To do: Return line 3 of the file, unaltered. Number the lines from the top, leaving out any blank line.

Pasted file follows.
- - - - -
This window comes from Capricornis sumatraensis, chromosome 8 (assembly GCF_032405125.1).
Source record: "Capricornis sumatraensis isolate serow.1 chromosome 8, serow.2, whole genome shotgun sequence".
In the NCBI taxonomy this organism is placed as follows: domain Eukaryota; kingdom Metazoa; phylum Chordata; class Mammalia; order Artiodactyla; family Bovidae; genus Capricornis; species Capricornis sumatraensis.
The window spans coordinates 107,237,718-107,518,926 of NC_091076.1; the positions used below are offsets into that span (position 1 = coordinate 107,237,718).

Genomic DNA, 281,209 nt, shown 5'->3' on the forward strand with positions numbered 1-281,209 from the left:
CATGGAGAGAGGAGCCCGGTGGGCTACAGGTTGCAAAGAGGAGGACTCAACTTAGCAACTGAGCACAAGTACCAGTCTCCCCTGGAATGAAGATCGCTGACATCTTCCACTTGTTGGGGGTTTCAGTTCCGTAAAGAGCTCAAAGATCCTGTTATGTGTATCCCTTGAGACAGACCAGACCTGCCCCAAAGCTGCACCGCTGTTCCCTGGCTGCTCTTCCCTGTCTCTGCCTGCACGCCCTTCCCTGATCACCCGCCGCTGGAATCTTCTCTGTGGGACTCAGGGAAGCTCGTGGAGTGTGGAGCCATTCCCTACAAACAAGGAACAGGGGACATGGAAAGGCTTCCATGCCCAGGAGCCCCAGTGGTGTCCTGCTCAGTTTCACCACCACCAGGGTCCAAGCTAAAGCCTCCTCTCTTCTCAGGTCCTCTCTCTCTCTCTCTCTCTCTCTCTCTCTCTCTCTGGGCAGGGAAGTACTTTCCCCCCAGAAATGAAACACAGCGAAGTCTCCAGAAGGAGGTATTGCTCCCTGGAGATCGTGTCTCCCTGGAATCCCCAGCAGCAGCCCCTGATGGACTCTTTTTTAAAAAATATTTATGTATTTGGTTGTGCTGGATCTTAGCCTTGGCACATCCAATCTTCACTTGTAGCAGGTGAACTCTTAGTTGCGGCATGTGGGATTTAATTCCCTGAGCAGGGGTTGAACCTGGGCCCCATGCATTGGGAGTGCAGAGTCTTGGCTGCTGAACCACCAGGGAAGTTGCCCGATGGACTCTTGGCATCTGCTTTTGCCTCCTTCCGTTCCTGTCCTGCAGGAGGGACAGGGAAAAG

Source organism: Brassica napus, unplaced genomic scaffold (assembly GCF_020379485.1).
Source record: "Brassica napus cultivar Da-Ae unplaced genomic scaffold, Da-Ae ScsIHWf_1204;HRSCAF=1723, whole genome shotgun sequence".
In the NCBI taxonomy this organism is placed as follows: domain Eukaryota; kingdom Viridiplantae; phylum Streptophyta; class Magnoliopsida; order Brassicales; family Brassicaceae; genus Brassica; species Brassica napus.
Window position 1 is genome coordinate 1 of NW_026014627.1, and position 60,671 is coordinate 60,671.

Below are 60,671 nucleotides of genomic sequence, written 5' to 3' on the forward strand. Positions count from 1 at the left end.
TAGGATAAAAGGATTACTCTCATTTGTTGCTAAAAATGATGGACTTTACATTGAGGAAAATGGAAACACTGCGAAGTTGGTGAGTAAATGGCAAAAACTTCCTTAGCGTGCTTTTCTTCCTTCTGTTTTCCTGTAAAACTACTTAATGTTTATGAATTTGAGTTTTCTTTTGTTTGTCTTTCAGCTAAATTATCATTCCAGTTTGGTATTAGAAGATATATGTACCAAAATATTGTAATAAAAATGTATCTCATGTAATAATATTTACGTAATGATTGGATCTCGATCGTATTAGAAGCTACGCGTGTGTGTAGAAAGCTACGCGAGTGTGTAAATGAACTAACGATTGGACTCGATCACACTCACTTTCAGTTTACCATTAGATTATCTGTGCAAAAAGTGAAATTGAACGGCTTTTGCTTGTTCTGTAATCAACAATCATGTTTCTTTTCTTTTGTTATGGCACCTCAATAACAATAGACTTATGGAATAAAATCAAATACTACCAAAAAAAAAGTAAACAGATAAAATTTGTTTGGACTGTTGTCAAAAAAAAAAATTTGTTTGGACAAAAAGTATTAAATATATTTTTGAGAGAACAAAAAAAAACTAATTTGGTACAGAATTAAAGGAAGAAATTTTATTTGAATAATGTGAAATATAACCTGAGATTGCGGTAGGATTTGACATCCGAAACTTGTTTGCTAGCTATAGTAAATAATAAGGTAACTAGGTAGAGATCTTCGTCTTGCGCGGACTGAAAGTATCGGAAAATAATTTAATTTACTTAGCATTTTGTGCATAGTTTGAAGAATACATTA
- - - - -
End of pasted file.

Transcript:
In the NCBI taxonomy this organism is placed as follows: domain Eukaryota; kingdom Metazoa; phylum Chordata; class Mammalia; order Artiodactyla; family Bovidae; genus Capricornis; species Capricornis sumatraensis.